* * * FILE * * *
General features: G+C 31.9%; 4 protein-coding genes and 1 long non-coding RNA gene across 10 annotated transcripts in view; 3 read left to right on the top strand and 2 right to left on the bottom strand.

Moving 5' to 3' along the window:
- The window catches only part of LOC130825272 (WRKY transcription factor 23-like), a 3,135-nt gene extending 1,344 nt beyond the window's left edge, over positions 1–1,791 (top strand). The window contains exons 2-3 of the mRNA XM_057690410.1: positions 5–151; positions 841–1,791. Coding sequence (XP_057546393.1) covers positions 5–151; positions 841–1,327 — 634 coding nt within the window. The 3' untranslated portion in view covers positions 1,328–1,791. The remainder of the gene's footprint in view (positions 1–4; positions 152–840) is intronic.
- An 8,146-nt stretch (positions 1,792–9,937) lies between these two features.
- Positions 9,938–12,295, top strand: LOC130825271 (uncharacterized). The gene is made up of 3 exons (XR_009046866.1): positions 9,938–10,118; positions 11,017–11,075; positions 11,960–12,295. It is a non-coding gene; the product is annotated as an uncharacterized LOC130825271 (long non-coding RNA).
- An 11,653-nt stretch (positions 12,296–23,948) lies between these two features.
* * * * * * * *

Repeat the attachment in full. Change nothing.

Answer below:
General features: G+C 31.9%; 4 protein-coding genes and 1 long non-coding RNA gene across 10 annotated transcripts in view; 3 read left to right on the top strand and 2 right to left on the bottom strand.

Moving 5' to 3' along the window:
- The window catches only part of LOC130825272 (WRKY transcription factor 23-like), a 3,135-nt gene extending 1,344 nt beyond the window's left edge, over positions 1–1,791 (top strand). The window contains exons 2-3 of the mRNA XM_057690410.1: positions 5–151; positions 841–1,791. Coding sequence (XP_057546393.1) covers positions 5–151; positions 841–1,327 — 634 coding nt within the window. The 3' untranslated portion in view covers positions 1,328–1,791. The remainder of the gene's footprint in view (positions 1–4; positions 152–840) is intronic.
- An 8,146-nt stretch (positions 1,792–9,937) lies between these two features.
- Positions 9,938–12,295, top strand: LOC130825271 (uncharacterized). The gene is made up of 3 exons (XR_009046866.1): positions 9,938–10,118; positions 11,017–11,075; positions 11,960–12,295. It is a non-coding gene; the product is annotated as an uncharacterized LOC130825271 (long non-coding RNA).
- An 11,653-nt stretch (positions 12,296–23,948) lies between these two features.